One of the greatest aspects of the MOB groups is returning home and telling your child that six of your friends don’t allow “what every other mom in town” permits. After a while, kids grow so suspicious of MOB meetings, they’ll try to keep their mothers from attending – illnesses, need for homework help, erasing phone messages; everything short of lost limbs.

Now, the internet has made some of those MOB groups obsolete. As an example, two weeks ago a very venerable mom in our community sent an email to a few dozen friends stating, “[My son] assures me that ALL the 2nd semester senior boys have had their curfews  removed and that everyone can stay out as late as they want with no ramifications(!).” She wanted a “reality check,” and the internet swiftly flooded with responses, most assuring the mean mom that she wasn’t alone; that their kids still had midnight curfews, too.

To paraphrase Kermit the Frog, “It’s not easy being mean.” Because we love our little creatures so much, we are tempted to do whatever it takes to make them happy. For their part, kids learn at a very young age how to pull just the right heartstrings at just the right moment. However, we mean mommies understand that in life, we can’t always get what we want when we want it.

Linda Williams Rorem, 13 Feb. 2012
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Multi-tasking: Mission Impossible?

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Several months ago I was on the phone with my sister and got repeatedly distracted during the conversation. Although we customarily chat while doing a chore, she could tell  my attention was more divided than typically.  She paused and said, “You know, Carol, multi-tasking doesn’t work. It just makes you feel like you are accomplishing more when you try to do several things at once.”

I have thought about this often during December.  Regardless of the countless studies that scan the brain and provide evidence that humans can only perform tasks sequentially, as a mom during the holidays, I know better. Multi-tasking is a not a myth, it’s a must.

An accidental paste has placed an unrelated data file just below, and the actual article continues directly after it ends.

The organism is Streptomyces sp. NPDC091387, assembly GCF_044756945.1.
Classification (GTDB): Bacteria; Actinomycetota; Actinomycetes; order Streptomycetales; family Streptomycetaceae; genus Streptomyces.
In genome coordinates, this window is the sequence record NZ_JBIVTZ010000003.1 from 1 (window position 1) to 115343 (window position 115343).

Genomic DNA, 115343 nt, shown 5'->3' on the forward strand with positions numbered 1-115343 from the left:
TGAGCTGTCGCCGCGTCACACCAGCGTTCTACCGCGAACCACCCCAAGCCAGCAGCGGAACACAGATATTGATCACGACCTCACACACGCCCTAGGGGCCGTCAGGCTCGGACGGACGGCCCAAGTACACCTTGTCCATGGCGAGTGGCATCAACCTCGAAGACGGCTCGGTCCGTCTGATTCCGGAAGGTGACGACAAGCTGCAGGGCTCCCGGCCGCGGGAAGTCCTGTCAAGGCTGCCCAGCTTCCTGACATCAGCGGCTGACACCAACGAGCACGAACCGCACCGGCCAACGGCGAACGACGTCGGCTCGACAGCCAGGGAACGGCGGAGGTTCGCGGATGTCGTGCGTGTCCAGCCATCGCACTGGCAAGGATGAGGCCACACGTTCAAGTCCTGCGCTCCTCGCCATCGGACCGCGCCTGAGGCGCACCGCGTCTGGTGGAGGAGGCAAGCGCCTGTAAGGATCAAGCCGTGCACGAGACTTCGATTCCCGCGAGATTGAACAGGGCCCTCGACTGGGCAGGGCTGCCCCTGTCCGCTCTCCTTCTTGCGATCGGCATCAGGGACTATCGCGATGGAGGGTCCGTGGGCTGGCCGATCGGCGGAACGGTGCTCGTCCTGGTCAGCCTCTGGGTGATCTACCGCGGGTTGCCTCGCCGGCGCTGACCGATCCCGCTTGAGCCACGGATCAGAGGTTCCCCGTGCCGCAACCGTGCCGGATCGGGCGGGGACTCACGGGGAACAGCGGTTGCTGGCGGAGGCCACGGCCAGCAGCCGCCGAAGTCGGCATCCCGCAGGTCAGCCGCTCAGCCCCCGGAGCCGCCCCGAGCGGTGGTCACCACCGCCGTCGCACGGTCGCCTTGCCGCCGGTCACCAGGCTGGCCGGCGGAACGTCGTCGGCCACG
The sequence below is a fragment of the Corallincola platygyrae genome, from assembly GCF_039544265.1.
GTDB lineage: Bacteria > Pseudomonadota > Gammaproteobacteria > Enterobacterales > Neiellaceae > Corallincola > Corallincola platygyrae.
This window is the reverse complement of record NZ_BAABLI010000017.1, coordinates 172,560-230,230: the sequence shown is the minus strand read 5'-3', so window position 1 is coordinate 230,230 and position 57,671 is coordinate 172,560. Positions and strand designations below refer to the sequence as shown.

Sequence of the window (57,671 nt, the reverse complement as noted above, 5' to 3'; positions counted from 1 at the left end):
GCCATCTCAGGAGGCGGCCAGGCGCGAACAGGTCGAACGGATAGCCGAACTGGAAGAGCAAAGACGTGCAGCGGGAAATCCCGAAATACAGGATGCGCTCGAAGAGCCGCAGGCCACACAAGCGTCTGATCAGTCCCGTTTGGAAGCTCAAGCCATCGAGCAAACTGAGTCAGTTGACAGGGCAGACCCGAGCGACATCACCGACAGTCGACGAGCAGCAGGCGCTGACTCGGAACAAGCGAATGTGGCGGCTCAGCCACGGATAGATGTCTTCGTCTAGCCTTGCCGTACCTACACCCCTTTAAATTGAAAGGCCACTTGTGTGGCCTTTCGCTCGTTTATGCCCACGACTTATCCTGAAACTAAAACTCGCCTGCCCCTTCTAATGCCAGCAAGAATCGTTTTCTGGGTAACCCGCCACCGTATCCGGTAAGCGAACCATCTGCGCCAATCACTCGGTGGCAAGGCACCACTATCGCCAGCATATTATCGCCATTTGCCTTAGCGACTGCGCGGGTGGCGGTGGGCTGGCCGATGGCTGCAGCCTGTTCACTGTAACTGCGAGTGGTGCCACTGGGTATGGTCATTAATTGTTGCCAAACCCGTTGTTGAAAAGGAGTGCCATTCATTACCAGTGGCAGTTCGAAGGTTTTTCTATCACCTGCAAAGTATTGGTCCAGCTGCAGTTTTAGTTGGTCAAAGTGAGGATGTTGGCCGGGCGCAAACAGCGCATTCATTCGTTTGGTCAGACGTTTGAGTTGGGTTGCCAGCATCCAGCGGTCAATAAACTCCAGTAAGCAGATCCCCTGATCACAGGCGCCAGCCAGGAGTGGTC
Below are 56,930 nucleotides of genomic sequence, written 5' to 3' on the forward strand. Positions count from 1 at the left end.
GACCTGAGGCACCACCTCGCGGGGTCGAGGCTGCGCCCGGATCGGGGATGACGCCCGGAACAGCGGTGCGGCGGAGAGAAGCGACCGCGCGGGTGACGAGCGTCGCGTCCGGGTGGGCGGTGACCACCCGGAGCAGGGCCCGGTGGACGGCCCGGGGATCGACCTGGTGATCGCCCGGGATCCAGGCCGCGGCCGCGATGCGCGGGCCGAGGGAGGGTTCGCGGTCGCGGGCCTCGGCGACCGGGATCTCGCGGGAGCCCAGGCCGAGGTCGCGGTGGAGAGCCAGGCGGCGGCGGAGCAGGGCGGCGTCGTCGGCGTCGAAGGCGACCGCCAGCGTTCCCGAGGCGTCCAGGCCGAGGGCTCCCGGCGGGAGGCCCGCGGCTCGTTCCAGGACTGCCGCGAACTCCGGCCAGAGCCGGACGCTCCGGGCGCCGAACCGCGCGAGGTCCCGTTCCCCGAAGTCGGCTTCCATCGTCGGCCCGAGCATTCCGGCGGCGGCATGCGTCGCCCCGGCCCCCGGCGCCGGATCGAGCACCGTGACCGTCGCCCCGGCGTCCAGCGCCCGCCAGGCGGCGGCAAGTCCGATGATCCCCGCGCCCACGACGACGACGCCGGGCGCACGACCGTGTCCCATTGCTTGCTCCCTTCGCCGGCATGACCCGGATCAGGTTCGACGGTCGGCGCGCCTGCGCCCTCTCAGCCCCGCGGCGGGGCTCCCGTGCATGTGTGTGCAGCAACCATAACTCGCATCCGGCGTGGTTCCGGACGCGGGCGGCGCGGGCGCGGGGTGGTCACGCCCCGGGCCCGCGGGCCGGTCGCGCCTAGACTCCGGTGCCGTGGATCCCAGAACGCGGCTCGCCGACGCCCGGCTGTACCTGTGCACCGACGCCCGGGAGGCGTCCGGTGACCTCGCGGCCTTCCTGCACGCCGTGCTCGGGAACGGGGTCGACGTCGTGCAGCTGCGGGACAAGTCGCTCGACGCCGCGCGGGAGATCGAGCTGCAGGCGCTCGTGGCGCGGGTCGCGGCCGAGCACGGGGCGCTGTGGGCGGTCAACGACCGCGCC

An often-cited Stanford study on multi-tasking was performed on university students. It measured their ability to filter irrelevant information, manage working memory and switch from one task to another. The study concluded that multi-taskers were worse than focused taskers at all of these. I was disappointed by the results and a bit skeptical.

The study’s conclusions were based on multi-media measurements using a sorting problem with blue and red triangles. I would like to see a practical study performed using a group of moms responding to real-life scenarios. In a narrow timeframe, require the subjects to make dinner while assisting with homework, paying bills, checking email and answering the question, “Where is my practice jersey?” Then the scientists will get my attention.

Other studies point out that the brain cannot fully focus when multi-tasking because it takes longer to complete an individual task and the amount of errors increase. This does resonate as I remember the day — before motherhood — when I could complete projects with ease.  Multi-tasking, however, or at least rapid-fire “tasking,” is a daily exercise for most moms. Our duties create the sensation of juggling live grenades with an undersized catcher’s mitt –  and that is just the scheduling part.

However, I did take note that perhaps I spend too much time talking to my kids while simultaneously trying to accomplish something else. It occurred to me that the real damage of multi-tasking may not be more errors and fewer completed tasks. It might mean that people I care about don’t think I am truly paying attention when I listen but don’t look them in the eye, a human demonstration of care and concern.

So, my one and only New Year’s resolution this year is to provide each family member completely focused, undivided attention daily. Then, I can spend the rest of the day defiantly demonstrating that I can indeed multi-task.